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A B C D E F G H I J K LM N O P Q R S T U V W X Y Z 0-9
(A-Z listing includes diseases, conditions, tests and procedures)
 

Peroneal Nerve Injury

The common peroneal nerve branches from the sciatic nerve and provides sensation to the front and sides of the legs and to the top of the feet. This nerve also controls the muscles in the leg that lift the ankle and toes upward. Injuries to the peroneal nerve can cause numbness, tingling, pain, weakness and a gait problem called foot drop.

Peroneal Nerve Injury: What You Need to Know

The branches of the common peroneal nerve innervate and control the muscles in the legs that lift the ankle and toes upward (dorsi flexion).

  • Mild peroneal nerve injuries can cause numbness, tingling, pain and weakness.

  • More severe injuries can be characterized by a foot drop, a distinctive way of walking that results from being unable to bend or flex the foot upward at the ankle.

  • Other neurological conditions, for example a herniated disc, can also cause foot drop.

What causes peroneal nerve injury?

The peroneal nerve can be injured by trauma and nerve compression, including:

Because other underlying medical conditions can cause the same symptoms as peroneal nerve injury, it is important to be evaluated by an expert who can diagnose your condition and offer appropriate treatment options. 

Some neurologic conditions can cause symptoms similar to peroneal nerve injuries, including:

Peroneal Nerve Injury Symptoms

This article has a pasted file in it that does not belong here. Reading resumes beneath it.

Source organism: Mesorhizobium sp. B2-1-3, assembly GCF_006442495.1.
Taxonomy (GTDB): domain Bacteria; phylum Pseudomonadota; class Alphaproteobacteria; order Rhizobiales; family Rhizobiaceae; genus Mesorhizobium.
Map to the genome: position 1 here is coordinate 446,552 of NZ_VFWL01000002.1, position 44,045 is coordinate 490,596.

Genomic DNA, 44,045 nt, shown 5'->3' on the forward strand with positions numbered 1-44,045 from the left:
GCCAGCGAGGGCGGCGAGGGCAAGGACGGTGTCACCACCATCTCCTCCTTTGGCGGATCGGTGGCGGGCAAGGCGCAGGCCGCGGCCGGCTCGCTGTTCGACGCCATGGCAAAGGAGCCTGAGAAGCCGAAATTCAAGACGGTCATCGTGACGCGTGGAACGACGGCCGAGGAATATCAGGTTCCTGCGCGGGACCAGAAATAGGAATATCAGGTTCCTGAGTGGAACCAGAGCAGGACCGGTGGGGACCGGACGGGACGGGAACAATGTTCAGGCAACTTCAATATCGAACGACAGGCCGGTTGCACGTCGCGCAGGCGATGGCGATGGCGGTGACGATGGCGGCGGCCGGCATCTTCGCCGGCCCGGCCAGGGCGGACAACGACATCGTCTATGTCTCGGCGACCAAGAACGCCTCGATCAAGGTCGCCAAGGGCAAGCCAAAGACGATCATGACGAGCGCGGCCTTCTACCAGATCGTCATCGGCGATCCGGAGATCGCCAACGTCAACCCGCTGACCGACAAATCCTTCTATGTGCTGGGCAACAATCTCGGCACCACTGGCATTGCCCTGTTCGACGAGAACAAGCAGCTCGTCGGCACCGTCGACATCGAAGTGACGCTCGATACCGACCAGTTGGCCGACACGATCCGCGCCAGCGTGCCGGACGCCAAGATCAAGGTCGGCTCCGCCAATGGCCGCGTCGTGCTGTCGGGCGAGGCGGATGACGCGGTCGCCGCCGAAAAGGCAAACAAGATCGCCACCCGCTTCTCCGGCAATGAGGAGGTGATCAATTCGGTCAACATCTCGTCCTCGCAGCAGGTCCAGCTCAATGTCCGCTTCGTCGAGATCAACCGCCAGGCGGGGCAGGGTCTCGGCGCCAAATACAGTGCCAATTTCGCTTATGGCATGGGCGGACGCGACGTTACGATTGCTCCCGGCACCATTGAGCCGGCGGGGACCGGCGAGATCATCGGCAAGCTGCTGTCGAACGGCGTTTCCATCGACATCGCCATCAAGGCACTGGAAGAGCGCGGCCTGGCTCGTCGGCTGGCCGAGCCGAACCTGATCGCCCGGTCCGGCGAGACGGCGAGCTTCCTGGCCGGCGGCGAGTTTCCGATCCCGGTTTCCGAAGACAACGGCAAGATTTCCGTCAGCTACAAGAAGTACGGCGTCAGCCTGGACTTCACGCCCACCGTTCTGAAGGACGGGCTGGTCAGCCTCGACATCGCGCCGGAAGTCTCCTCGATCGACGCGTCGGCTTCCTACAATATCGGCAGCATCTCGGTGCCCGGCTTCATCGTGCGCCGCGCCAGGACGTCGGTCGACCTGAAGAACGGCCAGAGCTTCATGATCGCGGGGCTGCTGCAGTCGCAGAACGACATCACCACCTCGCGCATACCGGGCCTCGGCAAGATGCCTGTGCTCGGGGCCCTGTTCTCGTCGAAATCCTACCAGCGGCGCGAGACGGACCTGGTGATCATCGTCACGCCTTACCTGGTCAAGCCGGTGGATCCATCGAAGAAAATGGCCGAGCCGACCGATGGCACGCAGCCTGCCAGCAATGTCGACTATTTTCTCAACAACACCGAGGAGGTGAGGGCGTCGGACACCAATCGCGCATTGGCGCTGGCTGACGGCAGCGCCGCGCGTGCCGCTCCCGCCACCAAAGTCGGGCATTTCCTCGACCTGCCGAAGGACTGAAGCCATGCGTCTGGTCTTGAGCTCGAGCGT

• Inability to point the toes upward or lift the ankle up (dorsiflexion)

  • Pain, weakness or numbness affecting the shin or the top of the foot

  • Loss of ability to move the foot

  • A distinctive gait where the knee is raised higher than normal to clear the foot from the ground when the leg swings forward (also called steppage or foot drop gait)

Diagnosis of Peroneal Nerve Injury

A doctor needs to accurately diagnose the underlying cause of a peroneal nerve injury in order to prescribe the most appropriate therapy. When assessing a person who may have a peroneal nerve injury, the doctor will begin with a careful history and proceed with a comprehensive clinical and neurologic exam.

In order to locate and fully determine the extent of the nerve injury, the doctor may order tests to evaluate how the muscles and nerves are functioning, including:

  • Electromyography, which measures ongoing muscle activity and response to a nerve’s stimulation of the muscle.

  • Nerve conduction study, which measures the amount and speed of conduction of an electrical impulse through a nerve.

The doctor may also order any of the following imaging techniques:

  • CT scan

  • Ultrasound

  • MRI

    • MR neurography: An MRI that uses specific settings or sequences that provide enhanced images of nerves. From the patient’s perspective, the experience is the same as undergoing a regular MRI.

Peroneal Nerve Injury Treatment

Depending on the location and degree of the nerve damage, the doctor may prescribe different courses of therapy. If the problem is caused by an underlying illness, it is important to address that issue.

Nonsurgical treatments, including orthotics, braces or foot splints that fit inside the person’s shoe, can bring relief. Physical therapy and gait retraining can help the person improve their mobility.

Some injuries may require peripheral nerve surgery, including one or more of these procedures:

  • Decompression surgery

  • Nerve repair

  • Nerve grafting

  • Nerve transfer

  • Tendon transfer

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